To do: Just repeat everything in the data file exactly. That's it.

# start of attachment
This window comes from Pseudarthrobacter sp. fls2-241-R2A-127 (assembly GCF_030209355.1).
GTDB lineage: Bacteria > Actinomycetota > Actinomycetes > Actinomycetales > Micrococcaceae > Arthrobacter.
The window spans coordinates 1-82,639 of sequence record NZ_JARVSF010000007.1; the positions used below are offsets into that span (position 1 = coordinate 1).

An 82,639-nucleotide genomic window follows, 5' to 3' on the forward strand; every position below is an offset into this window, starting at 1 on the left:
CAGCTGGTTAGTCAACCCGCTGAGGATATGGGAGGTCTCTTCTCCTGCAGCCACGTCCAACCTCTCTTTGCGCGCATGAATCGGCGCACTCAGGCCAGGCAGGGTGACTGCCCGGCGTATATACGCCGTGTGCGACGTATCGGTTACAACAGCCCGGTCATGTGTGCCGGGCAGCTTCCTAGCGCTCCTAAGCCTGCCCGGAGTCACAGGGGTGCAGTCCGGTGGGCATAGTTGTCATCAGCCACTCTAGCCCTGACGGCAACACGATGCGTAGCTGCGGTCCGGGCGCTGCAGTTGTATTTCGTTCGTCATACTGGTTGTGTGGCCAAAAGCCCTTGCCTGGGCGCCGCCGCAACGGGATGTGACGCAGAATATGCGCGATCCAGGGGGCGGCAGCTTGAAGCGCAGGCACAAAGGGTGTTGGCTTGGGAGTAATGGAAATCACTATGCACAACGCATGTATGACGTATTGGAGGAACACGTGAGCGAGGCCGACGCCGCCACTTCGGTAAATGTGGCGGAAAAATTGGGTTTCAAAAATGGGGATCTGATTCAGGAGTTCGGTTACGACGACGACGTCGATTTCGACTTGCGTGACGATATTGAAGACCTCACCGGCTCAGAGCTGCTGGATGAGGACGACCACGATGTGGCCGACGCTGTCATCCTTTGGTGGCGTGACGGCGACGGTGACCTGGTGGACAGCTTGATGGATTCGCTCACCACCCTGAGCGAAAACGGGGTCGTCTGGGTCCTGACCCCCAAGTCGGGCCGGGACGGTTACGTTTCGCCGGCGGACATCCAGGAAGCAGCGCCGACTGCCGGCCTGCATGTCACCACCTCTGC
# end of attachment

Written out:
This window comes from Pseudarthrobacter sp. fls2-241-R2A-127 (assembly GCF_030209355.1).
GTDB lineage: Bacteria > Actinomycetota > Actinomycetes > Actinomycetales > Micrococcaceae > Arthrobacter.
The window spans coordinates 1-82,639 of sequence record NZ_JARVSF010000007.1; the positions used below are offsets into that span (position 1 = coordinate 1).

An 82,639-nucleotide genomic window follows, 5' to 3' on the forward strand; every position below is an offset into this window, starting at 1 on the left:
CAGCTGGTTAGTCAACCCGCTGAGGATATGGGAGGTCTCTTCTCCTGCAGCCACGTCCAACCTCTCTTTGCGCGCATGAATCGGCGCACTCAGGCCAGGCAGGGTGACTGCCCGGCGTATATACGCCGTGTGCGACGTATCGGTTACAACAGCCCGGTCATGTGTGCCGGGCAGCTTCCTAGCGCTCCTAAGCCTGCCCGGAGTCACAGGGGTGCAGTCCGGTGGGCATAGTTGTCATCAGCCACTCTAGCCCTGACGGCAACACGATGCGTAGCTGCGGTCCGGGCGCTGCAGTTGTATTTCGTTCGTCATACTGGTTGTGTGGCCAAAAGCCCTTGCCTGGGCGCCGCCGCAACGGGATGTGACGCAGAATATGCGCGATCCAGGGGGCGGCAGCTTGAAGCGCAGGCACAAAGGGTGTTGGCTTGGGAGTAATGGAAATCACTATGCACAACGCATGTATGACGTATTGGAGGAACACGTGAGCGAGGCCGACGCCGCCACTTCGGTAAATGTGGCGGAAAAATTGGGTTTCAAAAATGGGGATCTGATTCAGGAGTTCGGTTACGACGACGACGTCGATTTCGACTTGCGTGACGATATTGAAGACCTCACCGGCTCAGAGCTGCTGGATGAGGACGACCACGATGTGGCCGACGCTGTCATCCTTTGGTGGCGTGACGGCGACGGTGACCTGGTGGACAGCTTGATGGATTCGCTCACCACCCTGAGCGAAAACGGGGTCGTCTGGGTCCTGACCCCCAAGTCGGGCCGGGACGGTTACGTTTCGCCGGCGGACATCCAGGAAGCAGCGCCGACTGCCGGCCTGCATGTCACCACCTCTGC